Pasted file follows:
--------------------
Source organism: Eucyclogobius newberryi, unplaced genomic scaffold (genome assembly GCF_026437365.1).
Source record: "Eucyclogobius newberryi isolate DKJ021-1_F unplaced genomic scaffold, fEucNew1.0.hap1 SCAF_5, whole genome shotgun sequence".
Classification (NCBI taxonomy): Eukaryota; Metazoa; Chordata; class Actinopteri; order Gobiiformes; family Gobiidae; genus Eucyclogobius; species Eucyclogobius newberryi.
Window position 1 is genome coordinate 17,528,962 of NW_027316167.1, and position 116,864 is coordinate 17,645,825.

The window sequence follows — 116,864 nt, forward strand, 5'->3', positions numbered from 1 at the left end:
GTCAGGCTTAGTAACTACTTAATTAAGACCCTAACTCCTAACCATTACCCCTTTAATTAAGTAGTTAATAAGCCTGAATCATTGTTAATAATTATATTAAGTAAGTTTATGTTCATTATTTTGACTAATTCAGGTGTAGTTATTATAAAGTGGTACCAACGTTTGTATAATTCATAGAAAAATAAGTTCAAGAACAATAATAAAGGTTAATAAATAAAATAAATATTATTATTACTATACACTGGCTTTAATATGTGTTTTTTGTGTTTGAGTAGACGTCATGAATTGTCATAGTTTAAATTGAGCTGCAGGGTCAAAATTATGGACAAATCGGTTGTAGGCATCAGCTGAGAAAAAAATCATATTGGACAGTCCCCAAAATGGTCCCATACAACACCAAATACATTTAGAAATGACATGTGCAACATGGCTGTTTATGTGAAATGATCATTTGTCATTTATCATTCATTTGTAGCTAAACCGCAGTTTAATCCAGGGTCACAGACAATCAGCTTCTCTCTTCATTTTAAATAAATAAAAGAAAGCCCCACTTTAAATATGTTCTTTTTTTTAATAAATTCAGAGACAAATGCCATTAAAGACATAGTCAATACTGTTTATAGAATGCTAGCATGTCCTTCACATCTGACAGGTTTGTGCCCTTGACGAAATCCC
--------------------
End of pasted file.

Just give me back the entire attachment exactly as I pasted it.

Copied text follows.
Source organism: Eucyclogobius newberryi, unplaced genomic scaffold (genome assembly GCF_026437365.1).
Source record: "Eucyclogobius newberryi isolate DKJ021-1_F unplaced genomic scaffold, fEucNew1.0.hap1 SCAF_5, whole genome shotgun sequence".
Classification (NCBI taxonomy): Eukaryota; Metazoa; Chordata; class Actinopteri; order Gobiiformes; family Gobiidae; genus Eucyclogobius; species Eucyclogobius newberryi.
Window position 1 is genome coordinate 17,528,962 of NW_027316167.1, and position 116,864 is coordinate 17,645,825.

The window sequence follows — 116,864 nt, forward strand, 5'->3', positions numbered from 1 at the left end:
GTCAGGCTTAGTAACTACTTAATTAAGACCCTAACTCCTAACCATTACCCCTTTAATTAAGTAGTTAATAAGCCTGAATCATTGTTAATAATTATATTAAGTAAGTTTATGTTCATTATTTTGACTAATTCAGGTGTAGTTATTATAAAGTGGTACCAACGTTTGTATAATTCATAGAAAAATAAGTTCAAGAACAATAATAAAGGTTAATAAATAAAATAAATATTATTATTACTATACACTGGCTTTAATATGTGTTTTTTGTGTTTGAGTAGACGTCATGAATTGTCATAGTTTAAATTGAGCTGCAGGGTCAAAATTATGGACAAATCGGTTGTAGGCATCAGCTGAGAAAAAAATCATATTGGACAGTCCCCAAAATGGTCCCATACAACACCAAATACATTTAGAAATGACATGTGCAACATGGCTGTTTATGTGAAATGATCATTTGTCATTTATCATTCATTTGTAGCTAAACCGCAGTTTAATCCAGGGTCACAGACAATCAGCTTCTCTCTTCATTTTAAATAAATAAAAGAAAGCCCCACTTTAAATATGTTCTTTTTTTTAATAAATTCAGAGACAAATGCCATTAAAGACATAGTCAATACTGTTTATAGAATGCTAGCATGTCCTTCACATCTGACAGGTTTGTGCCCTTGACGAAATCCC